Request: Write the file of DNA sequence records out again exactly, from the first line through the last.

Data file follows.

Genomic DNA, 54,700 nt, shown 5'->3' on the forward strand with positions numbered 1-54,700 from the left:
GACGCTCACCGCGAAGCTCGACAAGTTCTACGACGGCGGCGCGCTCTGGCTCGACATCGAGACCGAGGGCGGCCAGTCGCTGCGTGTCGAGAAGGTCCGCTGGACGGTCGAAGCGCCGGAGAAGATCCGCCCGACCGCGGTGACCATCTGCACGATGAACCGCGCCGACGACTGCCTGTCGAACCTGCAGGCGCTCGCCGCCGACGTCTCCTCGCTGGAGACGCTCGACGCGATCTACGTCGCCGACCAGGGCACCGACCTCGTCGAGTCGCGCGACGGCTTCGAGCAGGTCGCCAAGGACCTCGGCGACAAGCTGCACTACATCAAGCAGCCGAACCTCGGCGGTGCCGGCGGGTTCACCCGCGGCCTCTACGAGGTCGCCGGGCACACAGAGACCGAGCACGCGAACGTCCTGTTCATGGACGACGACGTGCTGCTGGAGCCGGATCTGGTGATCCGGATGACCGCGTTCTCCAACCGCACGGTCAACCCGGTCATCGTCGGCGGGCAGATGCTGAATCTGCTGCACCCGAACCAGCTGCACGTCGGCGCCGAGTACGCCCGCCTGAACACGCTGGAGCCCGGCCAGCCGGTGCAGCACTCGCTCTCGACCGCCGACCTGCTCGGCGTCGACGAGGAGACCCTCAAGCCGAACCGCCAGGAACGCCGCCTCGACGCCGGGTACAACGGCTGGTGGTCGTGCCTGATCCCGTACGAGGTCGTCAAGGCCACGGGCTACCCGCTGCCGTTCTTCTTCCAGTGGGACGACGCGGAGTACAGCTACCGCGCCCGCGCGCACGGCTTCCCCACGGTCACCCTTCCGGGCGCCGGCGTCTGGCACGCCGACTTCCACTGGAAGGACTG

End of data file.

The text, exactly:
Genomic DNA, 54,700 nt, shown 5'->3' on the forward strand with positions numbered 1-54,700 from the left:
GACGCTCACCGCGAAGCTCGACAAGTTCTACGACGGCGGCGCGCTCTGGCTCGACATCGAGACCGAGGGCGGCCAGTCGCTGCGTGTCGAGAAGGTCCGCTGGACGGTCGAAGCGCCGGAGAAGATCCGCCCGACCGCGGTGACCATCTGCACGATGAACCGCGCCGACGACTGCCTGTCGAACCTGCAGGCGCTCGCCGCCGACGTCTCCTCGCTGGAGACGCTCGACGCGATCTACGTCGCCGACCAGGGCACCGACCTCGTCGAGTCGCGCGACGGCTTCGAGCAGGTCGCCAAGGACCTCGGCGACAAGCTGCACTACATCAAGCAGCCGAACCTCGGCGGTGCCGGCGGGTTCACCCGCGGCCTCTACGAGGTCGCCGGGCACACAGAGACCGAGCACGCGAACGTCCTGTTCATGGACGACGACGTGCTGCTGGAGCCGGATCTGGTGATCCGGATGACCGCGTTCTCCAACCGCACGGTCAACCCGGTCATCGTCGGCGGGCAGATGCTGAATCTGCTGCACCCGAACCAGCTGCACGTCGGCGCCGAGTACGCCCGCCTGAACACGCTGGAGCCCGGCCAGCCGGTGCAGCACTCGCTCTCGACCGCCGACCTGCTCGGCGTCGACGAGGAGACCCTCAAGCCGAACCGCCAGGAACGCCGCCTCGACGCCGGGTACAACGGCTGGTGGTCGTGCCTGATCCCGTACGAGGTCGTCAAGGCCACGGGCTACCCGCTGCCGTTCTTCTTCCAGTGGGACGACGCGGAGTACAGCTACCGCGCCCGCGCGCACGGCTTCCCCACGGTCACCCTTCCGGGCGCCGGCGTCTGGCACGCCGACTTCCACTGGAAGGACTG